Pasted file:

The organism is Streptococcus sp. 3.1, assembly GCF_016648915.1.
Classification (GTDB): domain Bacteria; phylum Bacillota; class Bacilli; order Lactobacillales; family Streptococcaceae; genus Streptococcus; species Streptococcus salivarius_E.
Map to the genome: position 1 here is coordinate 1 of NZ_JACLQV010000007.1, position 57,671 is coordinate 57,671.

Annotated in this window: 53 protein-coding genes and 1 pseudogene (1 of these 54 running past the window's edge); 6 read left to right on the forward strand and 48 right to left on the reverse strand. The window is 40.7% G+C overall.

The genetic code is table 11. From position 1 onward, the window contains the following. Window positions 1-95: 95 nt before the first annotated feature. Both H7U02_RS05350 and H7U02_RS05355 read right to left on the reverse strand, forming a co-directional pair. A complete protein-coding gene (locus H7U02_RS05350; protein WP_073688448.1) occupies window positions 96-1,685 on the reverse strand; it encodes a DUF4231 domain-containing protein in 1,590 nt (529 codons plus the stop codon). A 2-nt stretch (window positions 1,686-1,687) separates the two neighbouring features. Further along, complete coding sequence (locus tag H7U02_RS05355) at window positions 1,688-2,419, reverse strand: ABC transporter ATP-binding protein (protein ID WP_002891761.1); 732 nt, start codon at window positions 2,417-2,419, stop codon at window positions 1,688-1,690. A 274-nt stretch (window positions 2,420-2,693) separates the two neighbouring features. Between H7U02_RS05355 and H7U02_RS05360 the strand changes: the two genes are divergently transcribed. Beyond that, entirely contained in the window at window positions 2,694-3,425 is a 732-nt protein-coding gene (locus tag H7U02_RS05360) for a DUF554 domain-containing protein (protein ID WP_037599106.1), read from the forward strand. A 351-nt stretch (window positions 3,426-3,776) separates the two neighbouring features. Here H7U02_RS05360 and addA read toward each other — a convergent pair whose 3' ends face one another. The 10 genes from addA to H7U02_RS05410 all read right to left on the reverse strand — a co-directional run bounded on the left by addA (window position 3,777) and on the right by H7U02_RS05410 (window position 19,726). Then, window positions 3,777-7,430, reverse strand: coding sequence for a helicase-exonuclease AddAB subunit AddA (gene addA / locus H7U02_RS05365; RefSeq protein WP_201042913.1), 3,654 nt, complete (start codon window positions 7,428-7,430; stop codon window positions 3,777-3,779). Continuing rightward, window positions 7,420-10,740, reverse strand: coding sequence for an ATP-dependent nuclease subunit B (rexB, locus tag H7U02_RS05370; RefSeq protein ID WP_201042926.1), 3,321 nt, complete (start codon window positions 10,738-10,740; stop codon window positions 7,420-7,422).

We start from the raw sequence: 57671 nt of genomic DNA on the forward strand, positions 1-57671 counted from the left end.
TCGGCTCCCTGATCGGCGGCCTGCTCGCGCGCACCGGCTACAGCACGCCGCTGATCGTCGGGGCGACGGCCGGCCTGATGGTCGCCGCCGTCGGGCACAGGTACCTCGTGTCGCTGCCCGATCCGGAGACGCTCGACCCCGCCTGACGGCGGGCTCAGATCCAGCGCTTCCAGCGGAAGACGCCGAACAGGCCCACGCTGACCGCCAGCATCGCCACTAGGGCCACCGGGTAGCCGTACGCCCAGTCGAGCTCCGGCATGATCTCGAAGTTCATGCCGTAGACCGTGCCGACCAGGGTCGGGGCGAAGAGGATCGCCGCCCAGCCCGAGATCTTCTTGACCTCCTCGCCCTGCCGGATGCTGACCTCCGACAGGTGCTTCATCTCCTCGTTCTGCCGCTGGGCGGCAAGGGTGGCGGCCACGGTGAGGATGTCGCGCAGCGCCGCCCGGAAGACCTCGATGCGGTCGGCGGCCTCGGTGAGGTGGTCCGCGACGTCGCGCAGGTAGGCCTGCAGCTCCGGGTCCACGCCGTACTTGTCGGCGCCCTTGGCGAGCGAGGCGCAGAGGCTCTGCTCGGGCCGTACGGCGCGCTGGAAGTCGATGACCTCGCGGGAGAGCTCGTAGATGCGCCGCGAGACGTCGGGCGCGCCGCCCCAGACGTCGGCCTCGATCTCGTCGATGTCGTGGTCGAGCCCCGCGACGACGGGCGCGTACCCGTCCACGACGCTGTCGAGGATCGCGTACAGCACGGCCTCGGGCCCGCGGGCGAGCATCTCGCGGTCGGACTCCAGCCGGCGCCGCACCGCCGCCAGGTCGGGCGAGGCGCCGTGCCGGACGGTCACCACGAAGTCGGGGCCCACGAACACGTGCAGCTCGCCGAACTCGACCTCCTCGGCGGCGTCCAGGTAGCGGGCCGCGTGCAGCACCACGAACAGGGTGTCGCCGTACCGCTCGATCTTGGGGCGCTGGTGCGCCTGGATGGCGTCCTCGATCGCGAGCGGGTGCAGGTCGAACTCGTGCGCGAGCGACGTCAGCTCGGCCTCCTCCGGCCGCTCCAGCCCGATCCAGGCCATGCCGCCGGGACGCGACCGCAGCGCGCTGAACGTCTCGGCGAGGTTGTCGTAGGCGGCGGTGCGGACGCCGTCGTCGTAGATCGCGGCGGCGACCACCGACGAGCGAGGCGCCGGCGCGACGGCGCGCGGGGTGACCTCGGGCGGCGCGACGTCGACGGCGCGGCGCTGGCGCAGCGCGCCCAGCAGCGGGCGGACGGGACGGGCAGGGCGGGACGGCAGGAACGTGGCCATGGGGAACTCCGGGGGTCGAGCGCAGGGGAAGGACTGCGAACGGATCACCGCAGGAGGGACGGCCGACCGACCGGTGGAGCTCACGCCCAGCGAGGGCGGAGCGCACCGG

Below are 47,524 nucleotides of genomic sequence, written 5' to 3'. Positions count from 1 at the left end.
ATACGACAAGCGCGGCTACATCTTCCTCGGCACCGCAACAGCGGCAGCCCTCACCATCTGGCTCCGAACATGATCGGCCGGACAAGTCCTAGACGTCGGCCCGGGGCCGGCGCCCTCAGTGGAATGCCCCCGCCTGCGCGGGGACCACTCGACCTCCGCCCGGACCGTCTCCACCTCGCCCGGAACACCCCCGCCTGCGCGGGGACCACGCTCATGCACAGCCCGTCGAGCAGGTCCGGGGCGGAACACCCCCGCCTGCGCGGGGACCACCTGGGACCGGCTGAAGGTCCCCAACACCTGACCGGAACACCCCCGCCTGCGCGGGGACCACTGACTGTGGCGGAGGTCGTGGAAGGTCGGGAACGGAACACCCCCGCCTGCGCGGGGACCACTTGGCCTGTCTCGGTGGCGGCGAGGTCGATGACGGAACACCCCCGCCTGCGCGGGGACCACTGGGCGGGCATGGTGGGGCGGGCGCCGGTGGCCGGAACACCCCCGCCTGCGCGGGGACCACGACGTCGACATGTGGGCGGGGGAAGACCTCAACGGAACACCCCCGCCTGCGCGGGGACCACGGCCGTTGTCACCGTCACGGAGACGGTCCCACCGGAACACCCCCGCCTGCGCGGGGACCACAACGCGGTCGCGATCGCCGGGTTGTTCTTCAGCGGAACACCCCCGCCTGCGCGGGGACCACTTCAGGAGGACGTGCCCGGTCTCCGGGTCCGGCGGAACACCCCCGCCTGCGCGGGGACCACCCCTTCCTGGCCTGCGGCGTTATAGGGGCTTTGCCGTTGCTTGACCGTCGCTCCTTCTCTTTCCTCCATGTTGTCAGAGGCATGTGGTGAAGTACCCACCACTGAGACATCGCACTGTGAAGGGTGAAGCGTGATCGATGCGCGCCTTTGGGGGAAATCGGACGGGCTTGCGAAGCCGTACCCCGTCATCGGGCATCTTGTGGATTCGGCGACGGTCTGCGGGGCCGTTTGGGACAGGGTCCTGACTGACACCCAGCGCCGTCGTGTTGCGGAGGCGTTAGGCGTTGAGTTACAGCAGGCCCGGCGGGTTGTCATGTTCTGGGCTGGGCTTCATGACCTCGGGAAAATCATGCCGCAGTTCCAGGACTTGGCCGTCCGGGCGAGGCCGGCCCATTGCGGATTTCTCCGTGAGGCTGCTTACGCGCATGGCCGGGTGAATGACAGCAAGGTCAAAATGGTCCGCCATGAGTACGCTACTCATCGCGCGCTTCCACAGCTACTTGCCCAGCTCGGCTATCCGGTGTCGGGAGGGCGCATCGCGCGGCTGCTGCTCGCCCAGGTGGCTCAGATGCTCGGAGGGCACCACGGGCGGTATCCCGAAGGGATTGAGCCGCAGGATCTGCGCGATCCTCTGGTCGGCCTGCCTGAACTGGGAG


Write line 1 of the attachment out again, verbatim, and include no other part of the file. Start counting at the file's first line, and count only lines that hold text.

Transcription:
The organism is Streptococcus sp. 3.1, assembly GCF_016648915.1.